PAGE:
Doug Belshaw: [00:31:11] The interesting thing for me, you know, when people are very interesting co ops and oh, tell me more about this. And you know, you talk about people being added and removed and people people always ask the question as I’ve done about scale. And then when you talk about, oh, well if I I’ve got to a certain size, we’d probably split it and into two and then have different co ops and then, oh, actually we’re part of a network of co ops called co Tech and actually we share work amongst each other. And that kind of horizontal scaling kind of blows people’s minds. That you would share your work?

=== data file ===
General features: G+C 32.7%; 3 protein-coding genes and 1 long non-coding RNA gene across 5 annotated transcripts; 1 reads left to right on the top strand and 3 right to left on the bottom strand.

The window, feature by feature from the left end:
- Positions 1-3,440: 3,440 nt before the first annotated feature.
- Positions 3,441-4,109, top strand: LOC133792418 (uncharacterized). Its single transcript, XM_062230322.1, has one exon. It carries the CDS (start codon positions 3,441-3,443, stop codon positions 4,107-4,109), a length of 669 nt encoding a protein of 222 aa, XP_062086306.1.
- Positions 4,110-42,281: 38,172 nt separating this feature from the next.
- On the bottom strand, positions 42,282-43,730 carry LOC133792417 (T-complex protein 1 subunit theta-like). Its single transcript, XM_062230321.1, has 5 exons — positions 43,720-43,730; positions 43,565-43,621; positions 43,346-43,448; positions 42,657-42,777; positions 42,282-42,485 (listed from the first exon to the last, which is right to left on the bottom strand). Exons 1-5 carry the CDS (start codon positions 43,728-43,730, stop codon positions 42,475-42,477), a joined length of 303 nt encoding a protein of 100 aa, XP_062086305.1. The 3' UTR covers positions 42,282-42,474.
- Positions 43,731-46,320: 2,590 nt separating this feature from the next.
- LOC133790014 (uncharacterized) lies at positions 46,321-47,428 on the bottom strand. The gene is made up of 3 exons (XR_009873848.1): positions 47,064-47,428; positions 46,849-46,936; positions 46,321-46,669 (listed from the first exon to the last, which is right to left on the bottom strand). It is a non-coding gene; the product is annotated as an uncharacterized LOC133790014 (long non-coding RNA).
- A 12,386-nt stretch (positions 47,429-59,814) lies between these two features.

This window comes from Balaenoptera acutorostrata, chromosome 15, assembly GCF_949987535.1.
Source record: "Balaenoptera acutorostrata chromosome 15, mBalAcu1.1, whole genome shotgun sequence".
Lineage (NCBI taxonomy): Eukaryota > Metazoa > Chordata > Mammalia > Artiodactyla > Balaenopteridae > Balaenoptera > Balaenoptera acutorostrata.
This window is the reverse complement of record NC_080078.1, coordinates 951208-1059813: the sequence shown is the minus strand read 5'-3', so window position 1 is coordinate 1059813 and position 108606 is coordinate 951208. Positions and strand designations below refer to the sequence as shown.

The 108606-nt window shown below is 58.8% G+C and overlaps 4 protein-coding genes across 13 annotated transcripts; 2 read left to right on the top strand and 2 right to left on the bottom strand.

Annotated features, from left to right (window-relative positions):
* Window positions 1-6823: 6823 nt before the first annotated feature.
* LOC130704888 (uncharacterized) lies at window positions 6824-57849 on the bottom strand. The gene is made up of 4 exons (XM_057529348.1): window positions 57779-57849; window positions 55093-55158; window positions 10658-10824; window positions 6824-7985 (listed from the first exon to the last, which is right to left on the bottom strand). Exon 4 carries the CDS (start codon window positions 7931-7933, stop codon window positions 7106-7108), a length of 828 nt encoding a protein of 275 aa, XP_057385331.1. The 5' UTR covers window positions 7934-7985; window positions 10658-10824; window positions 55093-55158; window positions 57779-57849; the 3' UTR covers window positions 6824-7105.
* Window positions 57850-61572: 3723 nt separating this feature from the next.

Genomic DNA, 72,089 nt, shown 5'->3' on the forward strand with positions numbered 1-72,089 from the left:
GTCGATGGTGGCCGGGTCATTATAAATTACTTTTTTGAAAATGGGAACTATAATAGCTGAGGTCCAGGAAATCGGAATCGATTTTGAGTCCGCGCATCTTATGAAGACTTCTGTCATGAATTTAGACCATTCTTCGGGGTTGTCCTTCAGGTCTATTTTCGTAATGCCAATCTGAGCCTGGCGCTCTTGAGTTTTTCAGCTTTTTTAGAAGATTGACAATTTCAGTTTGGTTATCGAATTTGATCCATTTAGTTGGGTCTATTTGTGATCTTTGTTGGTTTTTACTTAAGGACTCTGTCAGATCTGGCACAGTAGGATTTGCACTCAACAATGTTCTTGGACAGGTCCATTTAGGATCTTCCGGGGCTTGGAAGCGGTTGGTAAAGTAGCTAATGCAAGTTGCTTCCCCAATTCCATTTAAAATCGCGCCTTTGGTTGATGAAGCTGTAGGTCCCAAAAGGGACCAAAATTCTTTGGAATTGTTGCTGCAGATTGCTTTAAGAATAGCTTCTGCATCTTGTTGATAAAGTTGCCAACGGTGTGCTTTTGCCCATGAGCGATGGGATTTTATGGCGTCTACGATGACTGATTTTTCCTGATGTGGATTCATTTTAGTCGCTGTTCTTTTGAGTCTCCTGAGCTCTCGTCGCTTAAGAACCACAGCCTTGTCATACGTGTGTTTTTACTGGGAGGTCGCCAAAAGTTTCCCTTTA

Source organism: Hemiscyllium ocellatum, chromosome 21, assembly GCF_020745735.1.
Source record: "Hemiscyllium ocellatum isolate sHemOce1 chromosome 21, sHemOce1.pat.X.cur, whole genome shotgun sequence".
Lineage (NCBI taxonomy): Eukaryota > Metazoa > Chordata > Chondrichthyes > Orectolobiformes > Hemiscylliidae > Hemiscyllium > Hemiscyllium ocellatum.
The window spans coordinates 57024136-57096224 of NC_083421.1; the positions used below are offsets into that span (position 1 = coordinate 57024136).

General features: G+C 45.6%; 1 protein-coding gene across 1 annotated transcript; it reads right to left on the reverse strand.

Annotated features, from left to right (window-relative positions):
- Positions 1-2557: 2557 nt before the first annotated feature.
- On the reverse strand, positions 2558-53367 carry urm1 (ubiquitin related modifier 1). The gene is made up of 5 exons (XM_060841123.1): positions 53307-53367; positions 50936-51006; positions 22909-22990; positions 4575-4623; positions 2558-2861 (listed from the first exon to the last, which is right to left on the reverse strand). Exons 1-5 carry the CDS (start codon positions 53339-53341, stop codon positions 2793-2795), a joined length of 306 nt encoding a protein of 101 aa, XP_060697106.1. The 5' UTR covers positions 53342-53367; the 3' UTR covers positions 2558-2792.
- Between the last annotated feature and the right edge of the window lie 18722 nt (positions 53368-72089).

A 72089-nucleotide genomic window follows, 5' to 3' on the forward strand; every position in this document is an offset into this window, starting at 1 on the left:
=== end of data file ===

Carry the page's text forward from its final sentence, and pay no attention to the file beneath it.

Kayleigh Walsh: [00:31:47] Yeah, I think it’s I think things that, um, it’s, I’m linking it to, to what Laura just said as well. I think things that make us question what, what we understand to be like the foundations of a of a specific subject can it can be quite a jolt and and it can I think it can be quite jarring for people that they’re like, no, no, no, no, no. Because I’ve I’ve believed this my entire adult life. So don’t tell me there’s an alternative, please. And I and I find that really a really interesting psychology that there’s there’s a kind of it’s not even that there’s an unwilling to, like, learn about something new. It’s just the kind of fear that, oh, my God, this has been existing the whole time. But I put all my eggs in my capitalist basket, like, what’s going on here? It’s I think it can be a little bit of a shock for people, to be honest.